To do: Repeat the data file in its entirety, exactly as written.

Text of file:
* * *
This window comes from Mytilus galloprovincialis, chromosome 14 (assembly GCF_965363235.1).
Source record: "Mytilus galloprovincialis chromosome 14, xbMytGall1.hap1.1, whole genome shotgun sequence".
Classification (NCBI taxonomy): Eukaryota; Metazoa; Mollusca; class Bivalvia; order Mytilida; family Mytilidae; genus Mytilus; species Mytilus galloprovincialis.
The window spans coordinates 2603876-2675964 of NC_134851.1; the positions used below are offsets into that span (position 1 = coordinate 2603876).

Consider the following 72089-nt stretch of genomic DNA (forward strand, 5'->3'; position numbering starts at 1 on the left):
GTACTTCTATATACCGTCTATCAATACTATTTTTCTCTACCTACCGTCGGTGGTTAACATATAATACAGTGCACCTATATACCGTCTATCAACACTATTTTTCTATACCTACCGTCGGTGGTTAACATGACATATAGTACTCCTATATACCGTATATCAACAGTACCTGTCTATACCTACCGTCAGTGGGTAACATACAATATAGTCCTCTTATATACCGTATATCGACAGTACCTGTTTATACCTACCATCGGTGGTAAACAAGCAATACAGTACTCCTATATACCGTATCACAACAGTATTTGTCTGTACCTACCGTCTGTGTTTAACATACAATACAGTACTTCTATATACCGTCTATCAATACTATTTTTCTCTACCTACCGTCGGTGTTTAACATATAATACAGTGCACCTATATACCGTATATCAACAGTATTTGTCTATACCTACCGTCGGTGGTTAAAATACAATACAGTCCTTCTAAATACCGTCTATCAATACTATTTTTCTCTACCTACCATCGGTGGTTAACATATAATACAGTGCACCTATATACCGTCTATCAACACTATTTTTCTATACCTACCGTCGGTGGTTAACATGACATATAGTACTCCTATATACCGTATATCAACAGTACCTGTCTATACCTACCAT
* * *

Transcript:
This window comes from Mytilus galloprovincialis, chromosome 14 (assembly GCF_965363235.1).
Source record: "Mytilus galloprovincialis chromosome 14, xbMytGall1.hap1.1, whole genome shotgun sequence".
Classification (NCBI taxonomy): Eukaryota; Metazoa; Mollusca; class Bivalvia; order Mytilida; family Mytilidae; genus Mytilus; species Mytilus galloprovincialis.
The window spans coordinates 2603876-2675964 of NC_134851.1; the positions used below are offsets into that span (position 1 = coordinate 2603876).

Consider the following 72089-nt stretch of genomic DNA (forward strand, 5'->3'; position numbering starts at 1 on the left):
GTACTTCTATATACCGTCTATCAATACTATTTTTCTCTACCTACCGTCGGTGGTTAACATATAATACAGTGCACCTATATACCGTCTATCAACACTATTTTTCTATACCTACCGTCGGTGGTTAACATGACATATAGTACTCCTATATACCGTATATCAACAGTACCTGTCTATACCTACCGTCAGTGGGTAACATACAATATAGTCCTCTTATATACCGTATATCGACAGTACCTGTTTATACCTACCATCGGTGGTAAACAAGCAATACAGTACTCCTATATACCGTATCACAACAGTATTTGTCTGTACCTACCGTCTGTGTTTAACATACAATACAGTACTTCTATATACCGTCTATCAATACTATTTTTCTCTACCTACCGTCGGTGTTTAACATATAATACAGTGCACCTATATACCGTATATCAACAGTATTTGTCTATACCTACCGTCGGTGGTTAAAATACAATACAGTCCTTCTAAATACCGTCTATCAATACTATTTTTCTCTACCTACCATCGGTGGTTAACATATAATACAGTGCACCTATATACCGTCTATCAACACTATTTTTCTATACCTACCGTCGGTGGTTAACATGACATATAGTACTCCTATATACCGTATATCAACAGTACCTGTCTATACCTACCAT